What Employers Should and Shouldn’t Ask during Job Interviews
For most people, the job interview process is always a little intimidating and awkward. However, it can quickly become much worse when a potential employer begins asking you inappropriate and improper questions. Most HR professionals know what they should and shouldn’t ask during the various states of the typical interview process, but when a potential employer does begin asking questions about subjects that, legally, should play no role in a hiring decision, it can raise a number of red flags.
Broadly speaking, employers should not ask about any subject matter that is a basis for protection under state and federal employment discrimination laws. However, many bases — such as race, gender and age — are fairly evident during any face-to-face interview. A disability may be evident as well. The improper questions tend to be those that concern bases for protection that are not immediately apparent:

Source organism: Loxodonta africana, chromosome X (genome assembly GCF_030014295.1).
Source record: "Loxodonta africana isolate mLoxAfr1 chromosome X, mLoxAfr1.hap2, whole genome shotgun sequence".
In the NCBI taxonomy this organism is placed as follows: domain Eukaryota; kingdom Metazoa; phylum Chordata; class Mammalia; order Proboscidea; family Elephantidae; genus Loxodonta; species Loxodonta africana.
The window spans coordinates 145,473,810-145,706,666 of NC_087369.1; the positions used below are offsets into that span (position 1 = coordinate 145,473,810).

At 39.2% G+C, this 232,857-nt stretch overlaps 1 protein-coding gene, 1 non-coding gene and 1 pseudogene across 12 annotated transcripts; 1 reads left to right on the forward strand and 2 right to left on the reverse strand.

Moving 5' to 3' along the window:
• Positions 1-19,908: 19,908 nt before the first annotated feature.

- Arrest records
- Sexual orientation or transgender status
- Marital status
- Non-apparent disability
In New York, employers may not ask you to disclose arrests that did not result in a conviction and are not still pending or any prior conviction that has been sealed or expunged. While employers are prohibited from categorically refusing to hire an applicant because of his or her criminal record, they may ask about it to evaluate whether the applicant’s prior conviction would pose an unreasonable risk or have a direct bearing on the his or her ability to perform the job.
In some cases, whether these questions are proper depends on the stage you have reached in the interview process. For instance, once an employer has made the decision to hire you, it is proper — and even advisable — to inquire whether you require any accommodations for a disability or religious practice so that the employer can begin arranging the necessary accommodations. If you feel you were asked improper questions during a job interview and were subsequently denied employment, however, it may be worth contacting a New York City discrimination lawyer.